Sean McDowell: You were just talking about Naaman, and you froze at the moment describing what the real issue was going on with him.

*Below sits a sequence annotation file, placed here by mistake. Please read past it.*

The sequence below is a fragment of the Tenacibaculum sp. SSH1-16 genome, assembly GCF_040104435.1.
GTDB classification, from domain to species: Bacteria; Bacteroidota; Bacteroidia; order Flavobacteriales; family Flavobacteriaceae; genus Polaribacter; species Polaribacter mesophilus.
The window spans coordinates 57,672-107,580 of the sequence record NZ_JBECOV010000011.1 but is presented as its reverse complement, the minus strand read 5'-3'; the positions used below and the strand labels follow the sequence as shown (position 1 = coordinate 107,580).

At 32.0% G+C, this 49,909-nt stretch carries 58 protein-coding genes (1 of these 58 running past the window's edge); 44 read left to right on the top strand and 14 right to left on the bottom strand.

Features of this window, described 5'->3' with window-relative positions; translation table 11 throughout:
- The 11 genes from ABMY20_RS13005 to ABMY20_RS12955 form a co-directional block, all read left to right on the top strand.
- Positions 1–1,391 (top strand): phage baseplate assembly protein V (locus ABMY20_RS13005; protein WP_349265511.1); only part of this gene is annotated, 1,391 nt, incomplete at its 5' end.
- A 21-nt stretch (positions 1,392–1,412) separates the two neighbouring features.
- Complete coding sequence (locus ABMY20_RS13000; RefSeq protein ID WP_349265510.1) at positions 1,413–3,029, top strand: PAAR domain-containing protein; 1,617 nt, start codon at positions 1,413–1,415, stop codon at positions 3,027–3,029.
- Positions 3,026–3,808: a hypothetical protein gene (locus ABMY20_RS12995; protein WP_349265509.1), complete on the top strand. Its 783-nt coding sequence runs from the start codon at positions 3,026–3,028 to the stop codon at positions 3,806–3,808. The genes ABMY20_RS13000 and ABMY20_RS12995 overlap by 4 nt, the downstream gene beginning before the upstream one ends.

Chad Williams: Okay. It's his pride, it's his ego. And so as he's leaving in this rage, taking off, if he continues off in that direction, he'll die. But here's the cool thing, he's surrounded by some men that care about him, they're looking out for him and they just know this much, we need to get our Naaman back in front of that God of Israel, step back and let the fireworks take place. And so they're running up to him, pleading with him, come on Naaman, look. You know if this guy gave you some big, great thing to do, you would've done it. I mean, what if he was given like a CrossFit exercise and broken glass to run over barefoot? He'd like, "Show me where to start." But because it's such a simple thing, just go wash and be clean, to him it seemed like a foolish thing. And what we can't miss about that is listen, that's exactly what it says about the preaching of the cross. It says the preaching of the cross is foolishness to who? Those that are perishing. Well, no doubt about it, Naaman here is in a state of perishing, but something these guys say gets through and he decides he'll do it. And the moment that he's doing this, making this 180, it's a whole lot more than a physical change of direction. I think it's emotional, intellectual, most importantly, spiritual. I think he understands, in order for me to live, I got to die. I got to go make this walk to my own funeral, humble myself. And as he's stripping away that armor that needed to go, he's stripping away what really needed to go all that time. The pride, the ego, being transparent, dipping himself five, six, seven times in this water. I think he understands now. It's not the water that's going to fix me, it's that if I'm faithful, the God of Israel will be faithful, and He will do the heavy lifting. Comes up that seventh time, in the literal Hebrew, the picture is that he had brand new skin like that of a baby. Well, I remember being on the edge of my seat, listening to this, feeling like I'm watching a movie, relating with Naaman, feeling so good for him, how it all works out. And this is typically where the movie ends, the credits roll, the lights come back on and now it's no longer time to enjoy a movie and live vicariously through a character. Now it's time to go back out there into the world. I want to make a point that credits don't roll right there, and I'll wrap it up with this. The credits don't roll right there. That just as God provided a way out for Naaman, He's provided a way out for you and I as well. And it doesn't come in the form of dipping ourselves into the water, it comes in the form of Him dipping His Son down into the world, that's Jesus of Nazareth, to live a holy and perfect sinless life. Anyone listening right now, if you haven't caught it yet, that leprosy is a picture of something in our lives, spiritually speaking, apart from God. We are spiritual lepers, and just like Naaman couldn't do anything to get that leprosy off of himself, there's nothing we can do to get the sin off of ourselves, but God has provided a way out through this Jesus. We are spotted and blotted and blemished with this sin, this leprosy, but Jesus was holy and pure without blemish. He goes to the cross, and the purpose of Him going to the cross is very explicit. It says He went to the cross to save His people from their sin, so here's a picture for everyone. Jesus at the cross traded skin with you and I. He stepped in and took our leprosy, as it were, our sin upon Himself, so we could be switching lavish with God's grace and His mercy, and He rose again from the dead. And that is so important that we point that out, because there's no Christianity without the resurrection. And as William Lane Craig points out, what did that resurrection do? It vindicated Him, and it validated His teaching, because theologically we know why Jesus went to the cross, to save His people from their sin. But historically, he went to the cross as a blasphemer, and boy did they think they had it right as they mocked him up there on the cross. But by God raising Him from the dead, it vindicated Him that he was no blasphemer, that He truly was the son of God who He claimed to be, and it validated, it authenticated His very exclusive claims and teachings, like I am the way, the truth, the life. No one comes to the Father except through Me. And so the way that we receive this sort of cleansing, if you will, is remember, Naaman needed to do this 180. What we do is we repent, which is a term no one uses on the street, so what does it mean? To say you're sorry? A little bit more loaded than that, right? I'm so sorry, I want to change. And you put your faith and trust in Jesus to do what? To do the heavy lifting, to pay for your sin in full at the cross. It's basically like saying, "God just as Jesus was nailed to the cross, nail the old me, crucify the old me. As He was buried, bury that old me. And as He rose again new from the grave, that's what we're asking God for, that new life. Forgiveness of sin, a relationship with Him, eternity in heaven, and [inaudible 00:46:19] while we're here on earth, only what He could give. And Jesus says that as he lives, although a man shall die, he shall live. And so He overcame the grave, and so we also can have that life. And so for me, it was March 14th, 2007, active duty Navy SEAL. I hear this message, I got plans of going out drinking later that night. Nope, forget that. I'm doing what it says, and the scriptures are so true. If any man be in Christ, He's a new creation, old things pass away. Behold, all things become new. It completely radically obviously changed my eternal trajectory, and just the way I was living life here on earth, because now I have peace with my creator and I can go back to enjoying being a Navy SEAL in a way I never enjoyed it before, in it's proper category where it belonged, always as a secondary or supplementary thing to life, right? And so that's what you get in Colossians 3:17. Whatever you do in word or deed, do all in the name of the Lord Jesus. Whatever it is that people do out there, if you do it in the name of yourself, me, me, me, it'll always be like decaf, it'll never deliver. But if you bring the Lord Jesus, you bring Jesus into it, and what you're infusing the things you do, you're infusing it with Christ, and so now those temporal things that you do actually do echo in eternity. And so I looked at it as, I'm a SEAL for Christ now, and so thank you for your patience with that, but yeah, that's how I got saved, is through that message. And it's completely changed everything about my life.